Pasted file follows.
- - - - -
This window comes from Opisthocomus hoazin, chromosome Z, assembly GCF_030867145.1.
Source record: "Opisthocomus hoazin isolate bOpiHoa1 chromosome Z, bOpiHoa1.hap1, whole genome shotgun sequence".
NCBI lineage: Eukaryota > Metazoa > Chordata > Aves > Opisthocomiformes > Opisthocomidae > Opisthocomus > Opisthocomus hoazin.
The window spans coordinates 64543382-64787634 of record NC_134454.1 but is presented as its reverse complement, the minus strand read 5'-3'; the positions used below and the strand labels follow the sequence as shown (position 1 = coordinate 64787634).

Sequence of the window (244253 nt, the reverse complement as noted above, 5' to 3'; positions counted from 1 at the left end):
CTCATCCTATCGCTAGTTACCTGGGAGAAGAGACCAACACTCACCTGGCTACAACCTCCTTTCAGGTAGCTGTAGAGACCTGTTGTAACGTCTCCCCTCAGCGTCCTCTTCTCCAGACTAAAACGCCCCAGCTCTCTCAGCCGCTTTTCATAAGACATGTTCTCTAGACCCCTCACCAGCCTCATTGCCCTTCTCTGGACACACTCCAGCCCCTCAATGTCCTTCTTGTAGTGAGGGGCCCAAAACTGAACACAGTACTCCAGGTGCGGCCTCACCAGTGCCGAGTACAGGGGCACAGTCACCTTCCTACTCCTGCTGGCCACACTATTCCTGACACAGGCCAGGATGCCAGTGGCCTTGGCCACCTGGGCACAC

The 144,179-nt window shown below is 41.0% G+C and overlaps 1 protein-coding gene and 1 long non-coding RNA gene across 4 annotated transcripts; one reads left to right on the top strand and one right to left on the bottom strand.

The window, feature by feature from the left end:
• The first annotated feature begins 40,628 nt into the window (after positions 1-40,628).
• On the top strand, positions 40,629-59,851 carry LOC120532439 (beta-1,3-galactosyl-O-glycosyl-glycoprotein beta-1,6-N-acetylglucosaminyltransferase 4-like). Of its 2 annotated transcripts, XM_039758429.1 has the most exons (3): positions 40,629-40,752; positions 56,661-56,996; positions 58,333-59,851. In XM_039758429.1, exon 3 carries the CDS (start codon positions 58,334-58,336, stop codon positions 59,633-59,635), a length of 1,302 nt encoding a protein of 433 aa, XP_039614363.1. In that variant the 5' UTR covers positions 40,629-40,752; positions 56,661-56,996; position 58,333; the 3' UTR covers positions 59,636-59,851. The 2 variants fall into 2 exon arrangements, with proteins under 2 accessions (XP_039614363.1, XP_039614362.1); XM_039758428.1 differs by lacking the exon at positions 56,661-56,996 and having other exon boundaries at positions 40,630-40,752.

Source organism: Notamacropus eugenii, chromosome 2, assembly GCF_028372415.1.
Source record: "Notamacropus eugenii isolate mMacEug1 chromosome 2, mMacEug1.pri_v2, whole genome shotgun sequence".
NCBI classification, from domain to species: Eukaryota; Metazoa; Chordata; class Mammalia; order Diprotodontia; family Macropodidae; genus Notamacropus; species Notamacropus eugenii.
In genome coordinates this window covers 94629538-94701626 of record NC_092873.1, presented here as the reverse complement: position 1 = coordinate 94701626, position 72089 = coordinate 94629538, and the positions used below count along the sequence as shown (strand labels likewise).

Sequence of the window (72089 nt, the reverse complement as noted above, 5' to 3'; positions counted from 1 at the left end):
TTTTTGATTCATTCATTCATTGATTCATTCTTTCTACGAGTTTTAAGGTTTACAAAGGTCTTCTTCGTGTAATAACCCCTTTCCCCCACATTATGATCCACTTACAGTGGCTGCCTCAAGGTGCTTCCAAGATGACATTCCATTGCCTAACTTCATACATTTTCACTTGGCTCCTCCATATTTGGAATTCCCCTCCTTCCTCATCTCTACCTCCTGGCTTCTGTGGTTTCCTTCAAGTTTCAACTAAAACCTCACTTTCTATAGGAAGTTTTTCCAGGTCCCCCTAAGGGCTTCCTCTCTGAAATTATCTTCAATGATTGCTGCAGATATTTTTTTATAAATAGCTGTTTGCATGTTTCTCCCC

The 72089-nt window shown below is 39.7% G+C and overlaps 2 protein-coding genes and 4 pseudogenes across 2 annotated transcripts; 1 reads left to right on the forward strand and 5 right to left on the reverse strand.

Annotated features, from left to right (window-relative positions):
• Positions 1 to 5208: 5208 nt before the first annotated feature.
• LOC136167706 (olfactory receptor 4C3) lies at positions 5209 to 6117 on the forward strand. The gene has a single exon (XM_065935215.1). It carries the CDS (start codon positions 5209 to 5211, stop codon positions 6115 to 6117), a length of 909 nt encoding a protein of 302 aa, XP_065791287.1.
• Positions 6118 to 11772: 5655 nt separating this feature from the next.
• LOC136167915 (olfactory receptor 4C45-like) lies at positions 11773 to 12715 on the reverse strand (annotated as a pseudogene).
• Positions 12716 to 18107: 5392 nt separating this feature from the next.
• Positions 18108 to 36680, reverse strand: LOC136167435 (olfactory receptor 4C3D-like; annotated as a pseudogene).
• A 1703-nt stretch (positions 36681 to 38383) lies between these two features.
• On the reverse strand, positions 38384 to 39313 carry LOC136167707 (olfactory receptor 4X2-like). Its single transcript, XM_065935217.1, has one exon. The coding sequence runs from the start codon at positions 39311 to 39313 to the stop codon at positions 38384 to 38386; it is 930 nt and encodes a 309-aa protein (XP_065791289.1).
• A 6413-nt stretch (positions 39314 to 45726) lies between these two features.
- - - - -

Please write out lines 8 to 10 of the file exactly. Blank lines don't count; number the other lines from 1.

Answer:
The window, feature by feature from the left end:
• The first annotated feature begins 40,628 nt into the window (after positions 1-40,628).
• On the top strand, positions 40,629-59,851 carry LOC120532439 (beta-1,3-galactosyl-O-glycosyl-glycoprotein beta-1,6-N-acetylglucosaminyltransferase 4-like). Of its 2 annotated transcripts, XM_039758429.1 has the most exons (3): positions 40,629-40,752; positions 56,661-56,996; positions 58,333-59,851. In XM_039758429.1, exon 3 carries the CDS (start codon positions 58,334-58,336, stop codon positions 59,633-59,635), a length of 1,302 nt encoding a protein of 433 aa, XP_039614363.1. In that variant the 5' UTR covers positions 40,629-40,752; positions 56,661-56,996; position 58,333; the 3' UTR covers positions 59,636-59,851. The 2 variants fall into 2 exon arrangements, with proteins under 2 accessions (XP_039614363.1, XP_039614362.1); XM_039758428.1 differs by lacking the exon at positions 56,661-56,996 and having other exon boundaries at positions 40,630-40,752.